News
5/6/2011
03:04 PM
Mike Fratto
Mike Fratto
Slideshows
Connect Directly
Twitter
LinkedIn
Google+
RSS
E-Mail

Inside Interop 2011 Hot Stage

Three months of planning the Interop network. Two weeks staging the equipment and preparing the network. Dozens of people from as many vendors all focused on putting together a network that will go live for six days. Glenn Evans, Interop network project lead and benevolent dictator, works with the vendors and volunteers to design, build, troubleshoot, and manage the InteropNet. The hot stage is when all of the planning comes together. The InteropNet team documents every detail, down to




Interop's Hot Stage is a grueling two-week exercise where best practice meets rapid deployment in setting up and optimizing the InteropNet equipment before it's disassembled and shipped out to the show site in Las Vegas. For two weeks, the elite of IT will gather at a stuffy warehouse to design, build, and test the largest temporary network in the world with the latest and greatest IT gear from around the industry. The event is always a major undertaking, but Geoff Horne and Val Bojarski, the folks running Hot Stage, make it look easy. Of course, they have enormous help from the Interop NOC team and staff from InteropNet sponsors.

NOC engineers are preparing the equipment for Interop. In the foreground, engineers from Cisco and Gigamon are discussing wireless monitoring options while, further back, engineers from HP are laying out their portion of the network.



For the latest news and commentary from the show, go to the Interop Special Report.



The cabinet for the conference rooms, show floor, and NOC are put together in the rack staging area. Rails, cable channels, and other hardware needed to support the equipment are installed.



For the latest news and commentary from the show, go to the Interop Special Report.



An HP12508 on a server lift ready to be moved to its location. Server lifts work well in confined spaces and are designed to fit standard rack sizes. After hours, the NOC team holds time trials around the staging area. (No, not really.)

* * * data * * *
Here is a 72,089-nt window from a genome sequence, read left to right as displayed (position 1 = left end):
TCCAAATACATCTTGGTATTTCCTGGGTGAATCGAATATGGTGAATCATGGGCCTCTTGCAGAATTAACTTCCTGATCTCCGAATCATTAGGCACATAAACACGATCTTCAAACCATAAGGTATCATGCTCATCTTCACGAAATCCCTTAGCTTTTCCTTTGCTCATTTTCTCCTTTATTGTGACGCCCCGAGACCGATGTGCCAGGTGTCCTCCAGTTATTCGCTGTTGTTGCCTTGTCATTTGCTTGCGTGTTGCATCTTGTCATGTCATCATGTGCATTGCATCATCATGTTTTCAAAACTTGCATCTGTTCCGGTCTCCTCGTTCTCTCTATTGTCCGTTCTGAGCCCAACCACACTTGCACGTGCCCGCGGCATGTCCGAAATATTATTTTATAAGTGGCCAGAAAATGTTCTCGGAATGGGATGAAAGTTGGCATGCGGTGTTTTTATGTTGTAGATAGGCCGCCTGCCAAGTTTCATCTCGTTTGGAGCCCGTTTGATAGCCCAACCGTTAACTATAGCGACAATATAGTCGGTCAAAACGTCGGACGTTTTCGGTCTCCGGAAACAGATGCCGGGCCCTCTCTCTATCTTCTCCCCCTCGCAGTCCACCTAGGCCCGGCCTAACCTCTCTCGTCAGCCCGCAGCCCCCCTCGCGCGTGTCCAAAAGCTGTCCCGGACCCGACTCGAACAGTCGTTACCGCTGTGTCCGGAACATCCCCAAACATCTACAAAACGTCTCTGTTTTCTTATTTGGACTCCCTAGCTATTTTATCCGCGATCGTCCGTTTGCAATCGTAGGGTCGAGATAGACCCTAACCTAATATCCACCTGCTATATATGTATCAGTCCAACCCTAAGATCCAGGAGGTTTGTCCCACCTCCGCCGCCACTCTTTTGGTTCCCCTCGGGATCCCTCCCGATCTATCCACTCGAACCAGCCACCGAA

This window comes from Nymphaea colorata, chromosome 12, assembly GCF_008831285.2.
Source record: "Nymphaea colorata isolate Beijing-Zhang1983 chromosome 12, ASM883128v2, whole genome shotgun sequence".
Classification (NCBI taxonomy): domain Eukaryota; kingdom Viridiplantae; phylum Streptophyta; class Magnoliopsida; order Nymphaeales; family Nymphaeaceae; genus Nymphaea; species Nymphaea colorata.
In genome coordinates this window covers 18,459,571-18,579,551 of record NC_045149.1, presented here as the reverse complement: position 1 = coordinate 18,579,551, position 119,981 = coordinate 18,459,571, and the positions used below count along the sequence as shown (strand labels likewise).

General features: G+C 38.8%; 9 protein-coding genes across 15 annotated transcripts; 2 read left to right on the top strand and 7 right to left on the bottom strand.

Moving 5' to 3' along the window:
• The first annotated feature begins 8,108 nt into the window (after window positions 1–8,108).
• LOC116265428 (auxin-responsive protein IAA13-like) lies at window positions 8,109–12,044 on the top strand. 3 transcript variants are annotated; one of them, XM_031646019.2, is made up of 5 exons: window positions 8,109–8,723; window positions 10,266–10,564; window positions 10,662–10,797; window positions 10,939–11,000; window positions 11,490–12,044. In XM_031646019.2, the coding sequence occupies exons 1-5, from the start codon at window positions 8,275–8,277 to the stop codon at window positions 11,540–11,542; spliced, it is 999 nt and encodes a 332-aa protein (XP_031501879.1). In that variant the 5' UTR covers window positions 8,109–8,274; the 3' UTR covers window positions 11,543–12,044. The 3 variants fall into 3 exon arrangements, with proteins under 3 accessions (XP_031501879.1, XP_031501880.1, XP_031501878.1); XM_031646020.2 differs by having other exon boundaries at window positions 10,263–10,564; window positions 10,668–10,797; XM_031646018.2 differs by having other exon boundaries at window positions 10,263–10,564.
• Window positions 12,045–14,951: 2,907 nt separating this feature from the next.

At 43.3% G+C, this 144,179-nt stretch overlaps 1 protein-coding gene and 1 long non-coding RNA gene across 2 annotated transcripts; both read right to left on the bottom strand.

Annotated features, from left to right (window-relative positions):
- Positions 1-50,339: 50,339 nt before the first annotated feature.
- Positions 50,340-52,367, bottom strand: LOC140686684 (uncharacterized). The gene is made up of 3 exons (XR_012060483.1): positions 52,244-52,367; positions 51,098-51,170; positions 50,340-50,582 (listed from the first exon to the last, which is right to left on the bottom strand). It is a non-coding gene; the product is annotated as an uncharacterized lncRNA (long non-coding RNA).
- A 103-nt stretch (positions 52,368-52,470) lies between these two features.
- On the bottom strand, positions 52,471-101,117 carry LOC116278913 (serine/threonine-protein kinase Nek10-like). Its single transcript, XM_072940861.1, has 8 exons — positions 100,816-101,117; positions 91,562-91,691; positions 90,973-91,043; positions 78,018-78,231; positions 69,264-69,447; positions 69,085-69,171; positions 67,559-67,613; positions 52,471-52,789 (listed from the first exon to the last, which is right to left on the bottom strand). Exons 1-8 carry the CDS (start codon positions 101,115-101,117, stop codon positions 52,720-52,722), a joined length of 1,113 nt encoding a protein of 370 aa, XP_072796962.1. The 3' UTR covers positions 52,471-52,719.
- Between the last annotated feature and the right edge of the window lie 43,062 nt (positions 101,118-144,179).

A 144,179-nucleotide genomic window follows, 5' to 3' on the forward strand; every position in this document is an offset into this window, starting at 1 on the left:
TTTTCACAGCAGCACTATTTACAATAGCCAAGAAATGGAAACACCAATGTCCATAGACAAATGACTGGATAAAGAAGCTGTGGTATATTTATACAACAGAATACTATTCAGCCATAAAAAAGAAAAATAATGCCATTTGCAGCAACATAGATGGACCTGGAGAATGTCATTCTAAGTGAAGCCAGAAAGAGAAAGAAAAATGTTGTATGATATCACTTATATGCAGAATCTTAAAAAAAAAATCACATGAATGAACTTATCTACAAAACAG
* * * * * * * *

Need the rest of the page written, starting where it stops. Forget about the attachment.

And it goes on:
For the latest news and commentary from the show, go to the Interop Special Report.



Multi-fiber pull off (MPO) cassettes like these are used to fan out a six-pair fiber bundle into 6 SC connectors. The cream colored connectors are single mode, the blue ones are multi-mode.



For the latest news and commentary from the show, go to the Interop Special Report.



An engineer is checking equipment labels to the NOC documentation, ensuring everything is where it belongs. For a job as complex this, checking twice for accuracy will save time later.



For the latest news and commentary from the show, go to the Interop Special Report.



Engineers constantly check connectivity using test devices to ensure that everything works at each step. That way, they can correct errors quickly.



For the latest news and commentary from the show, go to the Interop Special Report.




The core racks are in the process of being cabled up. The orange cables are multi-mode fiber, the blue are optimized multi-mode fiber, and the yellow are single mode fiber. Each cable is barcoded and tracked.



For the latest news and commentary from the show, go to the Interop Special Report.



The core rack on the left, the two Cisco distribution racks in the middle, and the HP distribution racks are almost done. The spool of green wire on top is a fiber bundle carrying six pair of single-mode and optimized multi-mode cable, as well as 12 pair of multi-mode cable.



For the latest news and commentary from the show, go to the Interop Special Report.



Kits are used to clean the fiber ends before they are inserted into the equipment. Cleaning the fiber ends ensures a good connection and fewer errors.



For the latest news and commentary from the show, go to the Interop Special Report.



Engineers are already at the Mandalay Bay convention center inspecting fiber cables with a specialized microscope. Damaged or dirty ends are replaced or cleaned.



For the latest news and commentary from the show, go to the Interop Special Report.




The equipment racks are complete and ready for wrapping and shipping. The racks are shipped cabled up. Fiber and copper bundles interconnect the racks at the show. All they need to do is connect the umbilicals. Loose wires are always an issue, however.



For the latest news and commentary from the show, go to the Interop Special Report.

We welcome your comments on this topic on our social media channels, or [contact us directly] with questions about the site.
Comment  | 
Email This  | 
Print  | 
RSS
More Insights
Copyright © 2020 UBM Electronics, A UBM company, All rights reserved. Privacy Policy | Terms of Service